I started an online course with a super phenomenal guy that is absolutely rocking a “CHARGED” life and one of the things he mentioned is to set some time aside to learn something new.  When he said the phrase “learn something new” he meant REALLY learn something new and start firing some brain cells that have been sleeping for a whileFenton Chiropractor Piano

I grew up with a piano in my home.  It was a used piano from somewhere in the family and it ended up in our living room.  I have always had a knack for playing music off sound and would spend some time on it trying to figure things out.  To my mother’s dismay, I learned what the notes were called and proceeded to sharpie them in black lettering on the beautiful ivory keys…well how else was I supposed to get better at this????

I would never sit down and spend hours, but I did enjoy sitting from time to time and seeing what I could come up with.  There is something so intriguing about those black and while keys and how such beautiful sounds come out of them.

In middle school, we were required to participate in choir or band…it was one or the other and I chose band.  I played the saxophone, I was rather good (if I don’t say so myself) sat “first chair” for most of my time, and besides really enjoying making music, I also learned to read music.

Once horses and high school came around, musical instruments went to the wayside…well besides picking up a random recorder and belting out “Doe a Deer” from time to time.

My music hiatus came to an end during my time at University of Alaska, where I took one semester of piano class in conjunction with getting my bachelor’s degree.  This class started with the basics and worked into playing with 2 hands, chords, melodies and all the rest of the stuff that came with it.  My mind was bogged down with chemistry, physics and biology and that was a really nice right-brained thing to do to spice things up.  I enjoyed it however I didn’t continue to play regularly and so I lost most of my skills to play and read.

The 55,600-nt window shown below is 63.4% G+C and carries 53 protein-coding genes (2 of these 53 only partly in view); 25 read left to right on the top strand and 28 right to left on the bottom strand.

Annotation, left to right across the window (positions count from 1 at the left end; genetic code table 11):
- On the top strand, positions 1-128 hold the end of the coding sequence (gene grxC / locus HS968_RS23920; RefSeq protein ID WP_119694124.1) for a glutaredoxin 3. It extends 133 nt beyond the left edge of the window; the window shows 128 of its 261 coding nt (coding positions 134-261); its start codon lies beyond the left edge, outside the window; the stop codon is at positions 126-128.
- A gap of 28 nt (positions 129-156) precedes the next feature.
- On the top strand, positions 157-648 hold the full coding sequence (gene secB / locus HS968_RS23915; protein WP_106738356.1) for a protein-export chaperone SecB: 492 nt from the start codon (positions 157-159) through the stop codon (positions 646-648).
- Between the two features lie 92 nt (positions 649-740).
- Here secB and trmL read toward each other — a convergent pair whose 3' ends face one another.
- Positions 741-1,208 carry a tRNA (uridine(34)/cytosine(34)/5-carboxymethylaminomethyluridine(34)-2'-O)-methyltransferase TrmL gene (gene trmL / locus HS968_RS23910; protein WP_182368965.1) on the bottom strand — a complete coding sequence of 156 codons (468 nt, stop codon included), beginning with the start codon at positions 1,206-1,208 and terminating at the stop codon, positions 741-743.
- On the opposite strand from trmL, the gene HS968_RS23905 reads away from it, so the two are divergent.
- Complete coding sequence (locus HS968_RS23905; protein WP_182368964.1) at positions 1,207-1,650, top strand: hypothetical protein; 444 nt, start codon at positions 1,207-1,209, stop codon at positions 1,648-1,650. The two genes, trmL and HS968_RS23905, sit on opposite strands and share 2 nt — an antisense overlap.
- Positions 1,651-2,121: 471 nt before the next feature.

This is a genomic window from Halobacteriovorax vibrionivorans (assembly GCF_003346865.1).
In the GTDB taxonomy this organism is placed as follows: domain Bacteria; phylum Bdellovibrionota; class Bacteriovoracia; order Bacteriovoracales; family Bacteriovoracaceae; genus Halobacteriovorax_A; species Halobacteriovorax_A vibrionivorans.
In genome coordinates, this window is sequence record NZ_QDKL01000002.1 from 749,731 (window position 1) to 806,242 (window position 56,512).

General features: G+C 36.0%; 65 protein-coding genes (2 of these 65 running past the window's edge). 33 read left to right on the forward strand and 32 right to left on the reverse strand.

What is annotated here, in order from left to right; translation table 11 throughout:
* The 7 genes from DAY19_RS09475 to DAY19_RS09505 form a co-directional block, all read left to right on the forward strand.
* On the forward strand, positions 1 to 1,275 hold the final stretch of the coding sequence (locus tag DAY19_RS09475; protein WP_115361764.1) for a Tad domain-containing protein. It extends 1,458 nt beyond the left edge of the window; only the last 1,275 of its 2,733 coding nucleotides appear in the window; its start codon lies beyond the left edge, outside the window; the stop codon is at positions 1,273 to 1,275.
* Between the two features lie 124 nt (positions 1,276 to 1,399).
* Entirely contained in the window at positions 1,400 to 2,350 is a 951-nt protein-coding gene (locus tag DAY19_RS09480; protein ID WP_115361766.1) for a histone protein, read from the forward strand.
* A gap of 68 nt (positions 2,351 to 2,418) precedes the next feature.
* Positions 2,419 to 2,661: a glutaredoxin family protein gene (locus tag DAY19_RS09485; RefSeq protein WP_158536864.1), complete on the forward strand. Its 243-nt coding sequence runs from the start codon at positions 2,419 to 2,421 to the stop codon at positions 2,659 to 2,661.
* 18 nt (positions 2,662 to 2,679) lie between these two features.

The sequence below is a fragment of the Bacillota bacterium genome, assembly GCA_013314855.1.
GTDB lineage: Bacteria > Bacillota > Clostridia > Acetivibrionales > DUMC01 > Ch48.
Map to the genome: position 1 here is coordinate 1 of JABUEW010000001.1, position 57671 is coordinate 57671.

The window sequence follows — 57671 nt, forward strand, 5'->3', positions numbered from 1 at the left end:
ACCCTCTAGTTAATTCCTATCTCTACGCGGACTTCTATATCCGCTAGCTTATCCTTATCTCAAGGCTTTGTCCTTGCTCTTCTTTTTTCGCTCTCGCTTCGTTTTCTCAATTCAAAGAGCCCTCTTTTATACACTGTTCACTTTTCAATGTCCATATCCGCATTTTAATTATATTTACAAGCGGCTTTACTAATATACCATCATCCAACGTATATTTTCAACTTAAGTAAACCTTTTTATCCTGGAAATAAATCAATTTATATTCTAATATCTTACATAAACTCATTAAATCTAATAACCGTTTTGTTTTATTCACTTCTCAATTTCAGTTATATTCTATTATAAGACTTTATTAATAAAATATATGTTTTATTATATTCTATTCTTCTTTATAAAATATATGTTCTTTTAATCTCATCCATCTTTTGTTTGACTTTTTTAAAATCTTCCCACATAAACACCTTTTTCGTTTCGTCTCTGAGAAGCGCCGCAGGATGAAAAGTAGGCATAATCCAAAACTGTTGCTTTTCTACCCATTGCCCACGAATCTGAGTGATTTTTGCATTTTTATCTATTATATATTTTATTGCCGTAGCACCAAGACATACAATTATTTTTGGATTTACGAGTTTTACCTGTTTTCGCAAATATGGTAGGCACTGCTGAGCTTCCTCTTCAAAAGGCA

Since I am over 8 years into my chiropractic practice now and, though I spend a lot of time reading books, attending seminars and continuing my education, I just had this feeling that my brain wanted another challenge to take me out of my usual and customary day.  Then Mr. Burchard made a suggestion to “learn something new” and I called the local music studio the next week.

My teacher, Lisa Bayer, is amazing and wonderful and patient and very talented.  I always feel like I need to have an excuse for why I am not grasping things as well as maybe I feel like I should, but she just looks at me and says “from one perfectionist to another, give yourself a break.”

So I try to “give myself a break”.  That is not easy for me to do and then she sits down in the seat and plays the most beautiful rendition of “Here Comes the Sun” by the Beetles and all I can think is “If I am progressing this slowly, I wonder how many years it is going to take me to play something like that.”  Then I turn around and look myself in the face and say “ERICA, GIVE YOURSELF A BREAK!!!!”

I am excited.  I am excited to be able to sit down and read and play beautiful music, but I am also excited to just walk in the front door of the music studio and give it my best shot for the day.  It is humbling, it truly is and so good on so many levels.

When I leave there after an hour and I feel like I am leaving the gym because my brain has had such a good workout…I innately know it is a good thing.  I can feel areas and groups of neurons that are being dusted off, waking up, and getting re-oxygenated.

It is challenging to make those beautiful black and white keys sound like anything that resembles music however I love learning and the piano is fitting that bill right now.  And before too long, I will post a video on here of me preforming my most beautiful rendition of “Here Comes The Sun”, you can mark my words.  Have you learned anything new lately?  Tell me a bit about what you are currently working on.